[Kamikaze] Battling the Holidays | Jackson Free Press | Jackson, MS

[Kamikaze] Battling the Holidays


Brad Franklin

Living in the greatest country in the world has its obvious advantages, but sometimes it's difficult living with the utter intolerance of some of its citizens. This is most evident during the holiday season.

The assault on good cheer and fellowship usually begins right after Thanksgiving as opposing sides begin the ridiculous debate over whether we should say "Merry Christmas" or "Happy Holidays." Folks have created bumper stickers, T-shirts and Web sites, and FOX's Bill O'Reilly debates the issue constantly. Apparently the term "Happy Holidays" was created by the Antichrist to claim our souls for Hades. Anyone who doesn't conform is un-American and must consort with terrorists, right?

We have a lot more things we could be focusing on this time of year—like charity, compassion, love. Remember those? Frankly, controversies like these always make the United States look like the arrogant, intolerant tyrants that some of our neighbors think we are. Are we not supposed to be a melting pot? Is this not the country that once said, "Bring me your tired, your poor, your huddled masses yearning to be free"? At times it seems we don't mind different cultures taking up residence here—as long as they act, worship or say things the way we expect them to. That's probably the most un-American thing you can do, not to mention the most un-holiday like.

I grew up celebrating Christmas, and I still do. I was reared in a Southern Baptist household that celebrated Christmas as the anniversary of the birth of Christ. Recently, as my family has grown, I've begun to observe Kwanzaa. During school, I was introduced to Hanukkah and to folks who didn't observe the holiday at all. It made me a more well-rounded person.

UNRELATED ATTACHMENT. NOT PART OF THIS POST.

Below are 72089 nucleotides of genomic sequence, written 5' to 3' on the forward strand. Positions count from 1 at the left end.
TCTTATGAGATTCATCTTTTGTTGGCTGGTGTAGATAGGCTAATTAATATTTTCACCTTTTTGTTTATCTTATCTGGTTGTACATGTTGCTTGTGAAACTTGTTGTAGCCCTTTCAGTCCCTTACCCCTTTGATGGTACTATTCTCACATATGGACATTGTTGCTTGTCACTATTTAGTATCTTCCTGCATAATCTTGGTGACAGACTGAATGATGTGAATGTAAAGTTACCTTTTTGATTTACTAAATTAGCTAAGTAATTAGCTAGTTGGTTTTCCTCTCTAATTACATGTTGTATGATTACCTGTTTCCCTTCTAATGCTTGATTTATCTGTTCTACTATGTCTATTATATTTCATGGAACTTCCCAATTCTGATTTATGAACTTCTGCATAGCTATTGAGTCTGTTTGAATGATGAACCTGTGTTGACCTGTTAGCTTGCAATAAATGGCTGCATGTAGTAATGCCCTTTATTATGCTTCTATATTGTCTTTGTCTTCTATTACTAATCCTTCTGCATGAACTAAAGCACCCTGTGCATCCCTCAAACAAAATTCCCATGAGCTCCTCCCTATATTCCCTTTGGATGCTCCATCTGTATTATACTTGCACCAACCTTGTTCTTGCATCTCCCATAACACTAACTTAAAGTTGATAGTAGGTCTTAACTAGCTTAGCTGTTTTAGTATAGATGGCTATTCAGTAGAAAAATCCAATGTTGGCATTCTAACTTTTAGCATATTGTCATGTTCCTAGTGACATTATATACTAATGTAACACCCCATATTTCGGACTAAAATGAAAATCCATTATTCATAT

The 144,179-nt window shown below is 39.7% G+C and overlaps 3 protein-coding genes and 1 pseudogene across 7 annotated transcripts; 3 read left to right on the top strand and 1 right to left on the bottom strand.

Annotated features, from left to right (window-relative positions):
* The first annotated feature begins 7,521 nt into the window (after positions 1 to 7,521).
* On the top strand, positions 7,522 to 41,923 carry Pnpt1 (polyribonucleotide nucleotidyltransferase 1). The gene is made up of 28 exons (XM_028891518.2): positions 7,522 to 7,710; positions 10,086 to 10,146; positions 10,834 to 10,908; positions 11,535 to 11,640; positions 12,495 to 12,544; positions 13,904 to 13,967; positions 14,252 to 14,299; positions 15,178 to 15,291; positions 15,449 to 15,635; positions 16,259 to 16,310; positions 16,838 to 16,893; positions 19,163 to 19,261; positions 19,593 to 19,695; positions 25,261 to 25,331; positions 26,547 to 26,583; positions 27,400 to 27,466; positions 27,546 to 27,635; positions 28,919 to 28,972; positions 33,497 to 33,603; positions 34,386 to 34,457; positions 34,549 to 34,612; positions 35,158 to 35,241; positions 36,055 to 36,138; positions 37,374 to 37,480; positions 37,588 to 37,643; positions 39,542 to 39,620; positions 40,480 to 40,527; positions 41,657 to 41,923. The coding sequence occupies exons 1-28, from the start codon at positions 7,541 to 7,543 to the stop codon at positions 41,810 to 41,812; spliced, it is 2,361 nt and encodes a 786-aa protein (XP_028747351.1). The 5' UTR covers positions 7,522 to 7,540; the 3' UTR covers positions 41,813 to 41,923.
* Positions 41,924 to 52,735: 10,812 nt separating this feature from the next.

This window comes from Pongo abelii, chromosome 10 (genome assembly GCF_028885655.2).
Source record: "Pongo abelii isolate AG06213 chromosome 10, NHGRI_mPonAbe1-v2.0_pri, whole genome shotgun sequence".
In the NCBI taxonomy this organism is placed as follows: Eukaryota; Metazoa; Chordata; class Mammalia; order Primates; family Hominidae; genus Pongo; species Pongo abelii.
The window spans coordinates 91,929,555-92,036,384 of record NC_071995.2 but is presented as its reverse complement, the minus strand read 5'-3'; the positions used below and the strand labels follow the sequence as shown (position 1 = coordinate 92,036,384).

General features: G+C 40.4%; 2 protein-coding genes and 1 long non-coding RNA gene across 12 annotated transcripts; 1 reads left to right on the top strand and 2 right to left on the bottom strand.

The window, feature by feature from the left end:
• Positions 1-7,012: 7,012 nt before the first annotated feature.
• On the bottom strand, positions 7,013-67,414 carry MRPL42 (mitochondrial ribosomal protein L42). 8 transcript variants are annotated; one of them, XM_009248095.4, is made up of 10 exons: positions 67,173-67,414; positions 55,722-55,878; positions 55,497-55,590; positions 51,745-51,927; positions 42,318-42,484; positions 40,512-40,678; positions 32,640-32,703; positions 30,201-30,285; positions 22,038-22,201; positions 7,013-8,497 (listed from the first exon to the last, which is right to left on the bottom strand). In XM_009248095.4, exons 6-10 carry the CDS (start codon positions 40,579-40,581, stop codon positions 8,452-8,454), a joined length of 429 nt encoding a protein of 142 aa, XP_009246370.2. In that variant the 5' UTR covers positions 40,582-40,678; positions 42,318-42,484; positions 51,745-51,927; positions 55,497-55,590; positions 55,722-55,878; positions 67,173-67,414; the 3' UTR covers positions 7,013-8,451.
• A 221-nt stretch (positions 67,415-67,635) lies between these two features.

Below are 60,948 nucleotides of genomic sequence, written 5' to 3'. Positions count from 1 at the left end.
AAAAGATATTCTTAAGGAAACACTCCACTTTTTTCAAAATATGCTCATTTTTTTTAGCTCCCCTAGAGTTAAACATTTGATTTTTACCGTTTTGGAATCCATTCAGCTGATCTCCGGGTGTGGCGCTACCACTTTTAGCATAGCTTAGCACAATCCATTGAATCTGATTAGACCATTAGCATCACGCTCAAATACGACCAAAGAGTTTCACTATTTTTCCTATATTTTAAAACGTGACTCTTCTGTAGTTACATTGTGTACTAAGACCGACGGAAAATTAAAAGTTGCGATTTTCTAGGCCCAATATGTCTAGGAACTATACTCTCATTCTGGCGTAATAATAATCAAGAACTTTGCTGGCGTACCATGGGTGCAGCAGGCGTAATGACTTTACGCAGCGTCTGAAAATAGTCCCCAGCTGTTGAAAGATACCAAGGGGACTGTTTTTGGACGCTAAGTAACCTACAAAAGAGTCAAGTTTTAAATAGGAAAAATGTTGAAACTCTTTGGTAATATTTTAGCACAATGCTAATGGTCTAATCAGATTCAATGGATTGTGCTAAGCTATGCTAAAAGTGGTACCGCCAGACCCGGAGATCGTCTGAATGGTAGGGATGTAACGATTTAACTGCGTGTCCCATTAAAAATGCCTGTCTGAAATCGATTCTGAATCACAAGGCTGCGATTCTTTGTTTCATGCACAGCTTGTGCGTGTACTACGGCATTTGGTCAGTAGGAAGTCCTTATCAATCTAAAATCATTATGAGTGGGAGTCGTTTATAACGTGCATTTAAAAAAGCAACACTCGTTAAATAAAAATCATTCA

There are millions of people in this country. All of them don't celebrate Christmas as we know it. Deal with it! Consequently, people shouldn't require, encourage or urge them to say "Merry Christmas" anymore than someone could urge you to say "Happy Kwanzaa" or "Happy Hanukkah."

In that same vein, even atheists and agnostics have the right to celebrate (or not celebrate) in any way they wish. Freedom is this country's foundation, the premise of our many differences. Or at least that's what I thought. But we have the tendency to fear and loathe that which we don't understand. So for me, saying "Happy Holidays" is fine if it doesn't offend or alienate anyone. It's painless, and I don't feel any less "American" by saying it. You shouldn't, either.

It's about goodwill; being with family; giving to those less fortunate; reflecting on all our many blessings. Whether you're Christian, Jewish, Muslim or someone who observes Kwanzaa, your intentions should all be the same. And two mere words simply don't change what your actions should be.

And that's the truth ... sho-nuff.

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